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    • With the release of Zubmariner, many new terrors lurk the ocean floor. Unfortunately, one of those happens to be a quite literal demonic spider called the Constant Companion. They hide on the sea floor and don't show up on sonar, so the only warning you have for when they pop out and attack you is a terrifying skittering sound before an enormous underwater spider tries to murder you. Besides that, it's got a lot of health, moves surprisingly quickly for an arachnid under several atmospheres of pressure, and does up to 40 damage per hit, comparable to Mt. Nomad's damage! You know something's dangerous when there's an achievement for getting killed by it.
    • Ironically enough, actual swarms of bats qualify as this in the early game, being hard to hit with only one cannon, and doing a fair bit of damage- eight out of seventy-five hull on the starting ship. That is ten percent of your health, right there.
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  • Game-Breaker: If you back the cavies on Pigmote and can successfully max out their Civilisation and lead them to independence, your money woes are pretty much over, especially when you get a bigger ship. At Civilisation 10, you can buy scintillack on Pigmote for 55 echoes, and it sells for 70 back at base. 15 profit per hold space on a fairly short run is pretty hefty, especially since, unlike either running sphinxstone from the Salt Lions or dealing coffee in Vienna, there's no "final load" - you can buy an effectively unlimited amount, it just takes a bit of clicking. Then you use the profit from that run to buy more scintillack.
  • Genius Bonus: Everywhere, from the main trade route to the Surface (via Lake Avernus, like Virgil's Aeneas) to the classes of ships (referencing, among other things, various classical spirits, monsters and deities, as well as the study of eschatology.)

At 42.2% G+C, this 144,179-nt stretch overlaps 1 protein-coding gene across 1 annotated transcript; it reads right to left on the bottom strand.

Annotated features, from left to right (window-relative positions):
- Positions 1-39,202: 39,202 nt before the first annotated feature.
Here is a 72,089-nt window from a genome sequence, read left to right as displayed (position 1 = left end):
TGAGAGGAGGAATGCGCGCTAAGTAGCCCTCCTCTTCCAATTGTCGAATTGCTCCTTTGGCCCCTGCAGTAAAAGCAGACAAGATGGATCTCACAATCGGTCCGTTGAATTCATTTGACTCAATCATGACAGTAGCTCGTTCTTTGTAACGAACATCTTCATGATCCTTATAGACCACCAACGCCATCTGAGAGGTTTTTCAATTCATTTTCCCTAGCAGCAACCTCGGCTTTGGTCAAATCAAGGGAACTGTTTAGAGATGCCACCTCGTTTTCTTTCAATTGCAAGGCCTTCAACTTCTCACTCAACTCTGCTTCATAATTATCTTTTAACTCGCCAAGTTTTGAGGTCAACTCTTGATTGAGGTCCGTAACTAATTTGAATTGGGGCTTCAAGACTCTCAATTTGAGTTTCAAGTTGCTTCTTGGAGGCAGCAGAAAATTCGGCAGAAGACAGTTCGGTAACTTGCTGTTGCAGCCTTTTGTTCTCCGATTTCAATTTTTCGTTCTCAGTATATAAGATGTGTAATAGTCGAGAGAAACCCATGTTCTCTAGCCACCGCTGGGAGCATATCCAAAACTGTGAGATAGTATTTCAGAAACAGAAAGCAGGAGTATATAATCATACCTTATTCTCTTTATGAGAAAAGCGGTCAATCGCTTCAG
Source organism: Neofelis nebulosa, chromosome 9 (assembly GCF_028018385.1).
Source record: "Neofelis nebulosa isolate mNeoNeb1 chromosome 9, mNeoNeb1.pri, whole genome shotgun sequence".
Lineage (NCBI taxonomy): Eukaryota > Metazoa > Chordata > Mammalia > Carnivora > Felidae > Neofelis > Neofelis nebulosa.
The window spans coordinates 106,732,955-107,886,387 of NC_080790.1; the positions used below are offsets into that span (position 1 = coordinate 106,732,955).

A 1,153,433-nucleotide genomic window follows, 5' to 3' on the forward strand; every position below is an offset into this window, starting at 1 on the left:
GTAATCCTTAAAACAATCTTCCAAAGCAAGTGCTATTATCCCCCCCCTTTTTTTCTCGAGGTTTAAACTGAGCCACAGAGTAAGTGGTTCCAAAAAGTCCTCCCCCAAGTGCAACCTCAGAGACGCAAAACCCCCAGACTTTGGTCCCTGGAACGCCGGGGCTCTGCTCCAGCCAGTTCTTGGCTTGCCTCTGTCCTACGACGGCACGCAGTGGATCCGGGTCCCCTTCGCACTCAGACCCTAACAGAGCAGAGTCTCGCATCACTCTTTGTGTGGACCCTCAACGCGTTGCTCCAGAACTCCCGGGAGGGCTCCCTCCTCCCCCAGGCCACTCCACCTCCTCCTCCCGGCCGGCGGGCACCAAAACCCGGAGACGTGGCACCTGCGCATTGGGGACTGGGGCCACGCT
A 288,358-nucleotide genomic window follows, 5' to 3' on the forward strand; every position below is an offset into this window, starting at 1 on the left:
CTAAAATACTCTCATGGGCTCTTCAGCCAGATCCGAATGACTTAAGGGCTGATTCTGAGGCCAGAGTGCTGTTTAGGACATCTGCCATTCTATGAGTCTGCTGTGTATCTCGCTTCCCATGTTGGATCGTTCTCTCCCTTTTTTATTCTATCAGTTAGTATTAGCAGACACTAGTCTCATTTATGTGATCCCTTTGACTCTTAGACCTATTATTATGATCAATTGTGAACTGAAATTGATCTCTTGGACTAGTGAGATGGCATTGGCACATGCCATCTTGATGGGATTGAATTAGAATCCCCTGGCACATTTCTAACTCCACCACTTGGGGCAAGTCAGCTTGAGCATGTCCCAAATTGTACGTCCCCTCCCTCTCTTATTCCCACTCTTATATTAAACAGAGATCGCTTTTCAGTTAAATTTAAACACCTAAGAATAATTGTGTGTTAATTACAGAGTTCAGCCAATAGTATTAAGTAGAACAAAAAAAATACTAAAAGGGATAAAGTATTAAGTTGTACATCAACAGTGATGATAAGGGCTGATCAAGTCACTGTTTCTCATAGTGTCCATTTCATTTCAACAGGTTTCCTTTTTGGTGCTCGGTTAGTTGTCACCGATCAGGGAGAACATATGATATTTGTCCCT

• Irem, a mysterious and mystical city residing in the Pillared Sea, is a clear reference to the legendary Iram of the Pillars.
  • Goddamned Bats: Alcaeus-class pirate corvettes and Rat-barges, possessing middling health, low damage and meager loot and, in nearly any configuration of the Unterzee, spawning all over the central Zee, frequently in the player's path to more distant and lucrative destinations.
  • Heartwarming Moments: Helping Mr. Sacks can eventually leave you with a Noman/Snolem child. That is, a clone of a dead kid, grown from the Bazaar's frozen tears. As they run out of time, you get storylets about them pacing around in your hold, crying and melting. Unlike in Fallen London, you can save this one.
    • If you have the Snow Child and the Monkey Foundling on board at the same time, the two become friends.
    • Dropping off a blemmigan on Nuncio. As it passes over the letters, it changes their addresses to something legible, allowing at least one of the postmen to leave the island and deliver them.
    • If you sire a child and you still have the starter Lodgings, you will not be able to pursue any action relating to their storylet. The reason being that you know of couples that raise their children in similar situations, but you want better for your kid.